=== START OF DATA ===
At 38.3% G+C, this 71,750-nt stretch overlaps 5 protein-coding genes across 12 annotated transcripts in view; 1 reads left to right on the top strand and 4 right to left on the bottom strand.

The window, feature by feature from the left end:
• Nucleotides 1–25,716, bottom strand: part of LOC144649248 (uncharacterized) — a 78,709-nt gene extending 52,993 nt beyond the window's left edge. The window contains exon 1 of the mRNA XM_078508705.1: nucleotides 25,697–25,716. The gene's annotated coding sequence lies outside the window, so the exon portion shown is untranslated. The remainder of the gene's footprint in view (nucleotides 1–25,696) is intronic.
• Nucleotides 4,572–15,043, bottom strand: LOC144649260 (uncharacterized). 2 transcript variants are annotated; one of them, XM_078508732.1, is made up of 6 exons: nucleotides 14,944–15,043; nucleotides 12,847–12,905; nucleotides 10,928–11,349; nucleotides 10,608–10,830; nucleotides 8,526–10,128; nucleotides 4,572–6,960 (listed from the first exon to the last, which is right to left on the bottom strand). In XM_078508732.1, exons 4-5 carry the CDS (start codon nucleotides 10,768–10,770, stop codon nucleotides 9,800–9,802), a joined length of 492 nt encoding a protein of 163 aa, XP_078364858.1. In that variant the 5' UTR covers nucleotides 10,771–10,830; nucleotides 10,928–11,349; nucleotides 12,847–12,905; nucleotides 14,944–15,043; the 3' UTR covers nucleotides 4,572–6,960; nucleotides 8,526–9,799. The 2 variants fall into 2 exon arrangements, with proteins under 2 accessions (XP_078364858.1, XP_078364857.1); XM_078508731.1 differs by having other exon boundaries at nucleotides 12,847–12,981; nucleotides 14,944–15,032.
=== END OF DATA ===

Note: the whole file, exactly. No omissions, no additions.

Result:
At 38.3% G+C, this 71,750-nt stretch overlaps 5 protein-coding genes across 12 annotated transcripts in view; 1 reads left to right on the top strand and 4 right to left on the bottom strand.

The window, feature by feature from the left end:
• Nucleotides 1–25,716, bottom strand: part of LOC144649248 (uncharacterized) — a 78,709-nt gene extending 52,993 nt beyond the window's left edge. The window contains exon 1 of the mRNA XM_078508705.1: nucleotides 25,697–25,716. The gene's annotated coding sequence lies outside the window, so the exon portion shown is untranslated. The remainder of the gene's footprint in view (nucleotides 1–25,696) is intronic.
• Nucleotides 4,572–15,043, bottom strand: LOC144649260 (uncharacterized). 2 transcript variants are annotated; one of them, XM_078508732.1, is made up of 6 exons: nucleotides 14,944–15,043; nucleotides 12,847–12,905; nucleotides 10,928–11,349; nucleotides 10,608–10,830; nucleotides 8,526–10,128; nucleotides 4,572–6,960 (listed from the first exon to the last, which is right to left on the bottom strand). In XM_078508732.1, exons 4-5 carry the CDS (start codon nucleotides 10,768–10,770, stop codon nucleotides 9,800–9,802), a joined length of 492 nt encoding a protein of 163 aa, XP_078364858.1. In that variant the 5' UTR covers nucleotides 10,771–10,830; nucleotides 10,928–11,349; nucleotides 12,847–12,905; nucleotides 14,944–15,043; the 3' UTR covers nucleotides 4,572–6,960; nucleotides 8,526–9,799. The 2 variants fall into 2 exon arrangements, with proteins under 2 accessions (XP_078364858.1, XP_078364857.1); XM_078508731.1 differs by having other exon boundaries at nucleotides 12,847–12,981; nucleotides 14,944–15,032.